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Drone skills set to soar with tie-up


All fired up: Two assistants of the Polish Armaments Group showing the weapons on display at the Defence Services Asia and National Security Asia exhibition 2018 in Kuala Lumpur. — Bernama

All fired up: Two assistants of the Polish Armaments Group showing the weapons on display at the Defence Services Asia and National Security Asia exhibition 2018 in Kuala Lumpur. — Bernama

KUALA LUMPUR: Universiti Putra Malaysia has signed an MoU with a Chinese firm that specialises in unmanned aerial vehicles (UAVs).

The deal with Hawkeye Electronic Technology Co Ltd would pave the way for both sides to share expertise on drones.

The MoU was signed at the KL International Drone Conference, which was held at the Defence Services Asia (DSA) and National Security Asia exhibition 2018 at the Malaysia International Trade and Exhibition Centre yesterday.

The signing is seen as a step towards coopera­tion in advancing drone and other UAV technologies between UPM and Hawkeye, as UAVs are seen to be prevalently used around the world in various sectors, including security, agriculture, sports and emergency response.

UPM senior UAV scientist Prof Datuk Dr Shattri Mansor said UAVs were the future, especially in the area of homeland security and surveillance.

“Drones are cheaper, require less manpo­wer, are able to operate longer and are more intelligent.

“In fact, we are working on lighter than air (LTA) UAVs that are filled with helium and are able to operate longer than regular drones before coming back to earth,” he said.

The signing was witnessed by the Malaysia UAV Developments Association president Datuk Lester Tay Kean Boon.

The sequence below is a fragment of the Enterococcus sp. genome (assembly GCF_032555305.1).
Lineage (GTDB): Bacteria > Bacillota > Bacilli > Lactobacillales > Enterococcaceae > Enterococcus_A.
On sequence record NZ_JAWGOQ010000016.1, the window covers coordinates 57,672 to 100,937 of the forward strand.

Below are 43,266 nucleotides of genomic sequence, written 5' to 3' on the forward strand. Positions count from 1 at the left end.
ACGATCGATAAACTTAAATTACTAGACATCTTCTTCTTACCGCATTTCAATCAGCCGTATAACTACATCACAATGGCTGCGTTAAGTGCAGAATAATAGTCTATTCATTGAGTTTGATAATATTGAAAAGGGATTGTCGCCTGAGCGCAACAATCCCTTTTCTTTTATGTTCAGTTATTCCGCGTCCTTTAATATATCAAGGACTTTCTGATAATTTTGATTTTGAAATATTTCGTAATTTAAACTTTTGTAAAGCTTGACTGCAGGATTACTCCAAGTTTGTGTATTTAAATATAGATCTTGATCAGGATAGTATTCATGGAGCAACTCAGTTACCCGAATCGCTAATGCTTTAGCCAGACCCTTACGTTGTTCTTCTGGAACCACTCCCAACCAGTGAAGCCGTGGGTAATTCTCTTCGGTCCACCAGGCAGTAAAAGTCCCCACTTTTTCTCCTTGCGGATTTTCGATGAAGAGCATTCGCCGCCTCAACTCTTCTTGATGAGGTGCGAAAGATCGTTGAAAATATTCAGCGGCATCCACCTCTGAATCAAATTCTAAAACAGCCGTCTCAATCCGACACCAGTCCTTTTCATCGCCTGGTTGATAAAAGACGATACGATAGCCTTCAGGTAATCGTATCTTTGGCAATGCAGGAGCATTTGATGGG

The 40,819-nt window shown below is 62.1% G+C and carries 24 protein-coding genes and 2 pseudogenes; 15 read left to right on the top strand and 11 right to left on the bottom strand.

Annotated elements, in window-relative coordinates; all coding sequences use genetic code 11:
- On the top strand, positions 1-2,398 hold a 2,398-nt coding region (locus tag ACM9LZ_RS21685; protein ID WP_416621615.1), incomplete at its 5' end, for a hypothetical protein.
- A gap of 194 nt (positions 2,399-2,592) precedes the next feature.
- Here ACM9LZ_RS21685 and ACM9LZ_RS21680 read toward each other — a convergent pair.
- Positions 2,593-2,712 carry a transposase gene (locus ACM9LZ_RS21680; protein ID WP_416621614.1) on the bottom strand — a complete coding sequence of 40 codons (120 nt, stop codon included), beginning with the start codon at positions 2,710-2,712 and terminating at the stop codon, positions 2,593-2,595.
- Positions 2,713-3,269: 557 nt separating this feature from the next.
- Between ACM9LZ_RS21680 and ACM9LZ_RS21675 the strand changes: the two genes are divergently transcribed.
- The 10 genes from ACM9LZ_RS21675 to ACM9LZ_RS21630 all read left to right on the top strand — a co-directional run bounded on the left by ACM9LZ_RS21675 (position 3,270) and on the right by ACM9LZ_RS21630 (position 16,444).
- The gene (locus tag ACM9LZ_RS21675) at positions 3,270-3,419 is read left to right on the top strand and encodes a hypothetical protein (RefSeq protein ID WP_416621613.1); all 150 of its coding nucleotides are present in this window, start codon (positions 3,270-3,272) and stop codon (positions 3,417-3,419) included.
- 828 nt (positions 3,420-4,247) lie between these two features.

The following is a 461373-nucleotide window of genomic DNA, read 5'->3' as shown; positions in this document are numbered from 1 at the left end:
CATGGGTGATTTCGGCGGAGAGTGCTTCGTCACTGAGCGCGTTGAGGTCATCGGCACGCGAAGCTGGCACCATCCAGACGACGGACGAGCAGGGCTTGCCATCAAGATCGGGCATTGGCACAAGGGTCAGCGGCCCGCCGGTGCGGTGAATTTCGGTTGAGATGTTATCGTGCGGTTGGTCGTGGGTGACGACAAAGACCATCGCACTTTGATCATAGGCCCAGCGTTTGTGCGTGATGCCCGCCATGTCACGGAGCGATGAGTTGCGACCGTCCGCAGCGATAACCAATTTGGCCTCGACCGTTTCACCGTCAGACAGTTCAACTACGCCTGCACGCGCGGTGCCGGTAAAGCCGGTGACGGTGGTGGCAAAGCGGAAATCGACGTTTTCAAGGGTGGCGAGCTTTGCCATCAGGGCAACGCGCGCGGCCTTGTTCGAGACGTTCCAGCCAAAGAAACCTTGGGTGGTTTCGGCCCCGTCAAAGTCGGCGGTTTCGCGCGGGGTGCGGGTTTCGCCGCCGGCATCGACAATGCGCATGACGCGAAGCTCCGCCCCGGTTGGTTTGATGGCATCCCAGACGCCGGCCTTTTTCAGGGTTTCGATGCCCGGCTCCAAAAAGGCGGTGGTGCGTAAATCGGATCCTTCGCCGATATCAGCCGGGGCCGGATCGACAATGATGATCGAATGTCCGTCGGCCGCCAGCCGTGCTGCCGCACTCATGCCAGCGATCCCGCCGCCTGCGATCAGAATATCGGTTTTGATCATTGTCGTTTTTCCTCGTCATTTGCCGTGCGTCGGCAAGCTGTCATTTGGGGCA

In another event at DSA, the “Empowering Women in Defence and Security” forum brought together female heads in both sectors to talk about the issues and stigmas faced by women.

Brig-Jen (Rtd) Datuk Norhuda Ahmad, the country’s first female brigadier-general, said women soldiers had made a lot of progress since her days in the army.

“Just like any other male-dominated profession, the army has many obstacles and challenges, especially during the early part of our involvement.

“They equated physical strength as integral in an army career and as such, there was no place for us.

“The early batches of female officers and soldiers had to work doubly or even triply hard to prove their capability. In some aspects you have to be masculine, in a feminine way,” she said.

But women, she said, were not any less qua­lified than their male counterparts.

“Change the perception that you are weaker than them,” she told the fairer sex.

Armed Forces chief Jen Tan Sri Raja Mohamed Affandi Raja Mohamed Noor paid tribute to the women, saying: “The defence of the country is a responsibility that sees no gender.

“When they wear the uniform, they are soldiers of the armed forces. And as soldiers, it doesn’t matter where they are deployed.”

UPM , Hawkeye

   

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